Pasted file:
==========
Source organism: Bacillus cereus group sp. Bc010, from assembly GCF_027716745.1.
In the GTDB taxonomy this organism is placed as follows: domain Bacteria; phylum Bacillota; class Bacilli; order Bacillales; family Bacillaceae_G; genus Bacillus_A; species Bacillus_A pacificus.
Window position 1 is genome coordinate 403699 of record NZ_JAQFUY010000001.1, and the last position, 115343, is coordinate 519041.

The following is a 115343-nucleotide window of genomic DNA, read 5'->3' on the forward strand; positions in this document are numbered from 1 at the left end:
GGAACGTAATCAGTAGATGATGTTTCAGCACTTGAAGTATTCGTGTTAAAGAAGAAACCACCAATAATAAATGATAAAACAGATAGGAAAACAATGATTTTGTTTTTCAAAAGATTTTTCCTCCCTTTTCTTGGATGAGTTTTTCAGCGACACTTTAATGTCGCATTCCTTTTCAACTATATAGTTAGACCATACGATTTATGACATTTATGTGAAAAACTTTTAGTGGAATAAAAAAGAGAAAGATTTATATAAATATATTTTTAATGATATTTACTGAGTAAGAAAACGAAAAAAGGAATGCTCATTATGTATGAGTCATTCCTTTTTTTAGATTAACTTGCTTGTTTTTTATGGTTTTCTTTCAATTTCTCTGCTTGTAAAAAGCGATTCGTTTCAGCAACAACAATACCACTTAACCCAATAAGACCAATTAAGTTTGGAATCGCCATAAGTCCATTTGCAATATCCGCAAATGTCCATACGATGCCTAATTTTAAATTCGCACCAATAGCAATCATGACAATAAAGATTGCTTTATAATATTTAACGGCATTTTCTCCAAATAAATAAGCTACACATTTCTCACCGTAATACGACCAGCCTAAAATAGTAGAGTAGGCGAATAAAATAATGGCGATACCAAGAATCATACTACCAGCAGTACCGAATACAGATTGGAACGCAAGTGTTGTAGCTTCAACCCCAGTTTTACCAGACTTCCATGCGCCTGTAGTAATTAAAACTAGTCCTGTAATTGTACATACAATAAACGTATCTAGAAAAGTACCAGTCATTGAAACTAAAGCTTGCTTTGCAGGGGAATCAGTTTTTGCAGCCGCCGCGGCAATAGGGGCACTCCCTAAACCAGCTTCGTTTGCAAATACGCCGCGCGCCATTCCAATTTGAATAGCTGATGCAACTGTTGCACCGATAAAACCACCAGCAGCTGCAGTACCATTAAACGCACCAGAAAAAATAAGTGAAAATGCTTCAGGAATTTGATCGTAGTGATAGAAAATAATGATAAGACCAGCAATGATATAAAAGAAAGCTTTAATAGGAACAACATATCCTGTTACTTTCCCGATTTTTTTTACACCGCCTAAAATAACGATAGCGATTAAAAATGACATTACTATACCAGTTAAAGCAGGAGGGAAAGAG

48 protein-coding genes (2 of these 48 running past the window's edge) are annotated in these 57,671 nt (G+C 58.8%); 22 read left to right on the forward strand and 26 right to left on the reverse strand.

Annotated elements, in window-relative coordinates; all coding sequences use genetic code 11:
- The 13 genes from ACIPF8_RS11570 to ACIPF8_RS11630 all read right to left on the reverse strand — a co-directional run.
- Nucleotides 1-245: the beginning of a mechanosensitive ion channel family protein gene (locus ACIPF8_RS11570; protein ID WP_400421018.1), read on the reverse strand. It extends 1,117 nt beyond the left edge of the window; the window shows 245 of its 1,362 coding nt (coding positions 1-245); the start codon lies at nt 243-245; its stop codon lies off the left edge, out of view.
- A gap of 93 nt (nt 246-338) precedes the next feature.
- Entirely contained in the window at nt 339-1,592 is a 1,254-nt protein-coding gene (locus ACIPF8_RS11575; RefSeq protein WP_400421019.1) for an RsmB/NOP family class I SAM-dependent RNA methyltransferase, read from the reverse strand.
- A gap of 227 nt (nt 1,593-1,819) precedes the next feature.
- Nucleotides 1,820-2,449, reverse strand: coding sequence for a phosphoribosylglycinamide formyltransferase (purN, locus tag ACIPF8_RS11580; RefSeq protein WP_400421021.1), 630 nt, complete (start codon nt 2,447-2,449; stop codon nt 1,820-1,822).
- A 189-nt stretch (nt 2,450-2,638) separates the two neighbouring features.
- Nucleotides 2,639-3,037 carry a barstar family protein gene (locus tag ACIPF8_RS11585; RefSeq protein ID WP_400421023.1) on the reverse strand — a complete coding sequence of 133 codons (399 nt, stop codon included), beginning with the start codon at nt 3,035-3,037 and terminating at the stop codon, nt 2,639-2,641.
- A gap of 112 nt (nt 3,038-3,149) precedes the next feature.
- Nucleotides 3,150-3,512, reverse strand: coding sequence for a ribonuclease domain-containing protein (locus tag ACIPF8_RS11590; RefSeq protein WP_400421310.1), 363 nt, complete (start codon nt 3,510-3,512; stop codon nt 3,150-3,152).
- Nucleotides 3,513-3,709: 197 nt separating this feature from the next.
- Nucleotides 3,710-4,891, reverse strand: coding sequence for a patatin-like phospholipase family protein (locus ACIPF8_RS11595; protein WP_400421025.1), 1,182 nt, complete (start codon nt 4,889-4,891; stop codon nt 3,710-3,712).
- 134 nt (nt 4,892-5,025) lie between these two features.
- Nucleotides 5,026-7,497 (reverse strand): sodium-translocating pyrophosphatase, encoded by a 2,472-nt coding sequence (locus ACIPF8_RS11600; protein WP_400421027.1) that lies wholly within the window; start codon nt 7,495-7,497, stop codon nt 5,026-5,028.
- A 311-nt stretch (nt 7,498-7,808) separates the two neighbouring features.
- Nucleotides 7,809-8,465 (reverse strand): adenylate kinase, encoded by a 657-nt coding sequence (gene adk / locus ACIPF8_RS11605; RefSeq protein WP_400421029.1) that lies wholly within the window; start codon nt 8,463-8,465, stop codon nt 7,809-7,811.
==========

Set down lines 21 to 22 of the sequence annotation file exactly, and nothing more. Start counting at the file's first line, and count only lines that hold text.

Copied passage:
- Nucleotides 5,026-7,497 (reverse strand): sodium-translocating pyrophosphatase, encoded by a 2,472-nt coding sequence (locus ACIPF8_RS11600; protein WP_400421027.1) that lies wholly within the window; start codon nt 7,495-7,497, stop codon nt 5,026-5,028.
- A 311-nt stretch (nt 7,498-7,808) separates the two neighbouring features.